All about dip moulding

If the design engineer knows about it at all, he will probably think of dip moulding as a slow process with limited applications.

But the process of dip moulding has come a long way. It is now being used for components in products such as measuring equipment, computers and vehicles. One company, Cove Industries, has developed what it is calling a Flexi-busbar, a copper conductor with a PVC coat. The busbar can be manufactured in a number of shapes and an almost limitless number of additions or connection points and colours.

The process of dip moulding is fast. Tools are heated, dipped into a liquid PVC plastisol, taken out, cured, cooled and removed from the tool to create plastic mouldings.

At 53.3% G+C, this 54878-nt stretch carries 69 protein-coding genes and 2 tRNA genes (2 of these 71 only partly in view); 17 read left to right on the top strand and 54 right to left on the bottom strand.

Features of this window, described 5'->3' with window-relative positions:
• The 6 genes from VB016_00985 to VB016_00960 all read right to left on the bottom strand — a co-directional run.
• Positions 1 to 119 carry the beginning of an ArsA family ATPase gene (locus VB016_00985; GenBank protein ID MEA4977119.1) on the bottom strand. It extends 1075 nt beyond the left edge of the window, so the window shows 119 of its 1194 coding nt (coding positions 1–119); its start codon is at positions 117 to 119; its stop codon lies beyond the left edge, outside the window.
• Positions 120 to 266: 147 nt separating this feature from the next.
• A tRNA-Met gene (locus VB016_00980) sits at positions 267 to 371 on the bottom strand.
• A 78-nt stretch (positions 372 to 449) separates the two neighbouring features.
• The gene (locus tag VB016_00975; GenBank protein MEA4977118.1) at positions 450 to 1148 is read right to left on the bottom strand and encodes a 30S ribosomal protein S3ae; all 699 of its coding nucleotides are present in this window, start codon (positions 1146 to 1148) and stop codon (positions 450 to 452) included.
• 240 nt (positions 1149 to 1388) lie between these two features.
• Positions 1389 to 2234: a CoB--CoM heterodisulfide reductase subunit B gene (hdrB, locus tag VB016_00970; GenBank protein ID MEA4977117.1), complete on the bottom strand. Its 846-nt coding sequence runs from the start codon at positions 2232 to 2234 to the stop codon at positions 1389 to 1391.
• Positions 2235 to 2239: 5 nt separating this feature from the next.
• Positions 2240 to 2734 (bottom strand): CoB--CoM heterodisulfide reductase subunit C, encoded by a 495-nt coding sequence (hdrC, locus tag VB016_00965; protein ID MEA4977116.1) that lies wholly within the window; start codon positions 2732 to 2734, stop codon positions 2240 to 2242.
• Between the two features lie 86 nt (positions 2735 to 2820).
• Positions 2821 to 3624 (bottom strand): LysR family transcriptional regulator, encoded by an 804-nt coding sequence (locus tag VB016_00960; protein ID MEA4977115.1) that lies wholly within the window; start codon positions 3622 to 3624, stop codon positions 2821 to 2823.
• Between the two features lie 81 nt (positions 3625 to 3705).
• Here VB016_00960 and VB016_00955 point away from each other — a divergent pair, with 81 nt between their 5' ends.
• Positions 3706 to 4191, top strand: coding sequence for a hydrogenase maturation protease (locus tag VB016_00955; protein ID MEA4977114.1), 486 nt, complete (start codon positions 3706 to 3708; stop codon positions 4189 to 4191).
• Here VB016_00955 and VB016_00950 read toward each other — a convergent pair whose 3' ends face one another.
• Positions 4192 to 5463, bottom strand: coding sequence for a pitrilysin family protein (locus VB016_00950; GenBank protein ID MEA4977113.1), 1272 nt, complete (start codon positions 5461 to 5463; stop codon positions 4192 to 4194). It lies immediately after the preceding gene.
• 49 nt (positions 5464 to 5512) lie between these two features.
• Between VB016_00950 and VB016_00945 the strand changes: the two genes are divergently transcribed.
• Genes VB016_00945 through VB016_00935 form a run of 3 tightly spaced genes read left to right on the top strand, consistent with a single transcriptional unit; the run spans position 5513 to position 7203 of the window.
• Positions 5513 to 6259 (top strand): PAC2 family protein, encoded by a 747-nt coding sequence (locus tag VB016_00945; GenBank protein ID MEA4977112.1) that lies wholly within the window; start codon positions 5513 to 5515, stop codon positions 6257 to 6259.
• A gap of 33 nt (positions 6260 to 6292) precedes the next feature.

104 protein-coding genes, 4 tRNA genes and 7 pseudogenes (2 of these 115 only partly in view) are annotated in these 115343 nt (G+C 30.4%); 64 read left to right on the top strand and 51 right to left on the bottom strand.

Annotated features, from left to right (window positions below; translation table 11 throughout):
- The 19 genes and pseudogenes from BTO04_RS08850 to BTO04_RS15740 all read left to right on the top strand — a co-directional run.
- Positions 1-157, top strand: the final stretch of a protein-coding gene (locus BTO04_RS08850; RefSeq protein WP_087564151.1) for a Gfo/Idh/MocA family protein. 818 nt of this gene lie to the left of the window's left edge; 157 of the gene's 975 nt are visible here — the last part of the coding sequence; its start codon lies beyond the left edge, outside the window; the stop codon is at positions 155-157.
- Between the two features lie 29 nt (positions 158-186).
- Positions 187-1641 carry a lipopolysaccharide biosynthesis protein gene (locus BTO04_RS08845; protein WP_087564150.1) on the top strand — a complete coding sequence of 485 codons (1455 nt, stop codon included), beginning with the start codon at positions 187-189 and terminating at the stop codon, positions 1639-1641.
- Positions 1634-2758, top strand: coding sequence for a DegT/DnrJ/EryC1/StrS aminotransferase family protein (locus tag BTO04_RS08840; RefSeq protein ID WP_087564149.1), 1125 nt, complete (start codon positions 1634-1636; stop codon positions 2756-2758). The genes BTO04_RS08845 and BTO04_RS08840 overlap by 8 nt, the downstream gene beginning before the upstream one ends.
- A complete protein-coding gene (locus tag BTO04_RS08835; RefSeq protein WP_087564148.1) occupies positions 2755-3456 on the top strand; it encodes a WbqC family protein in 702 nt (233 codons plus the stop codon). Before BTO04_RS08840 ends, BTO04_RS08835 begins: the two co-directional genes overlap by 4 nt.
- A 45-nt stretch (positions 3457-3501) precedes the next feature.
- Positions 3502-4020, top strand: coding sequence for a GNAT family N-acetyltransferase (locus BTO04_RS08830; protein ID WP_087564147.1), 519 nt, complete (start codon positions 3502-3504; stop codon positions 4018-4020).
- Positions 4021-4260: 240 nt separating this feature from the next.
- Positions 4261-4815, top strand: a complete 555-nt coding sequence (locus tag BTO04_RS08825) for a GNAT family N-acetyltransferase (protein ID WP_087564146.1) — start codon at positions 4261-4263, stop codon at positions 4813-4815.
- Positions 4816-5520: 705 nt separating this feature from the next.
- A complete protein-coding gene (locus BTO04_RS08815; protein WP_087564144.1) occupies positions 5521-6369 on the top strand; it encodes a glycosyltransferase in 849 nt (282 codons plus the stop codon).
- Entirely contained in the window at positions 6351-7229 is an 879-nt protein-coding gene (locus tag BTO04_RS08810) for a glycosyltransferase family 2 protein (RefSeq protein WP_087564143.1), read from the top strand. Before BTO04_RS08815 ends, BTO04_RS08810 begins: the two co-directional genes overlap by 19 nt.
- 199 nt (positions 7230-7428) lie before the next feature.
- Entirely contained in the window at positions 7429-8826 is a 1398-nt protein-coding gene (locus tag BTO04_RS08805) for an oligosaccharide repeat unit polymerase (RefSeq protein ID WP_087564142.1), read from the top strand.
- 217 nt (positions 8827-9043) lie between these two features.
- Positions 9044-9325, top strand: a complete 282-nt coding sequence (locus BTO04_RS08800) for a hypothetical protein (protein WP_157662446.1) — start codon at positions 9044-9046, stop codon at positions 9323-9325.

Prototypes can be made easily, so the designer is able to make modifications without great expense.

The plastisol material used determines the physical attributes such as hardness and resistance to heat, oil or chemicals. The time the tool stays in the plastisol determines the wall thickness of the moulding which has a normal range of between 1mm to 4mm per dip.

The tool, with the plastic coating that represents the moulding, is then moved to a curing oven where it is again heated before travelling to a cooling tank to prepare it for stripping, a process that removes the moulding from the tools. Post moulding operations such as punching, trimming and printing can then be performed and modifications to the part made.

{{Cove PlasticsTel: Farnborough (01252) 542815Enter 402}}